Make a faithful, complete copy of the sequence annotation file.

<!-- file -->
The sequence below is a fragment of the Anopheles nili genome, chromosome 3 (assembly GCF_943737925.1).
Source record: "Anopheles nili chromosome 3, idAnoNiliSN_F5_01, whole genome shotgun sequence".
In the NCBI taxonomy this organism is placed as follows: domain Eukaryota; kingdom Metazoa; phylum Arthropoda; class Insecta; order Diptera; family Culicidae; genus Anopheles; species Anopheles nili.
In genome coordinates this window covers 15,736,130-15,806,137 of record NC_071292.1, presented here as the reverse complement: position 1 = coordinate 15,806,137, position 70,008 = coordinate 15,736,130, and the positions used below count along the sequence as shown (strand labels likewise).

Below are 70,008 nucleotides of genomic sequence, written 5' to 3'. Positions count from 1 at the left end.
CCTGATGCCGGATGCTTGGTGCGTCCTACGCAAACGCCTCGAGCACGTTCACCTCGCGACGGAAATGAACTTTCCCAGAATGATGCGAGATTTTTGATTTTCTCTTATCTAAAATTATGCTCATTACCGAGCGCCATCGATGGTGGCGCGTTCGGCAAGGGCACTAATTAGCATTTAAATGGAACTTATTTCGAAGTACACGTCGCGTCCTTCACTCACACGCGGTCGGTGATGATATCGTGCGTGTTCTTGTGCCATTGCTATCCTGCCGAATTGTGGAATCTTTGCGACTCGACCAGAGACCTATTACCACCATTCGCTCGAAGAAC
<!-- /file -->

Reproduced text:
The sequence below is a fragment of the Anopheles nili genome, chromosome 3 (assembly GCF_943737925.1).
Source record: "Anopheles nili chromosome 3, idAnoNiliSN_F5_01, whole genome shotgun sequence".
In the NCBI taxonomy this organism is placed as follows: domain Eukaryota; kingdom Metazoa; phylum Arthropoda; class Insecta; order Diptera; family Culicidae; genus Anopheles; species Anopheles nili.
In genome coordinates this window covers 15,736,130-15,806,137 of record NC_071292.1, presented here as the reverse complement: position 1 = coordinate 15,806,137, position 70,008 = coordinate 15,736,130, and the positions used below count along the sequence as shown (strand labels likewise).

Below are 70,008 nucleotides of genomic sequence, written 5' to 3'. Positions count from 1 at the left end.
CCTGATGCCGGATGCTTGGTGCGTCCTACGCAAACGCCTCGAGCACGTTCACCTCGCGACGGAAATGAACTTTCCCAGAATGATGCGAGATTTTTGATTTTCTCTTATCTAAAATTATGCTCATTACCGAGCGCCATCGATGGTGGCGCGTTCGGCAAGGGCACTAATTAGCATTTAAATGGAACTTATTTCGAAGTACACGTCGCGTCCTTCACTCACACGCGGTCGGTGATGATATCGTGCGTGTTCTTGTGCCATTGCTATCCTGCCGAATTGTGGAATCTTTGCGACTCGACCAGAGACCTATTACCACCATTCGCTCGAAGAAC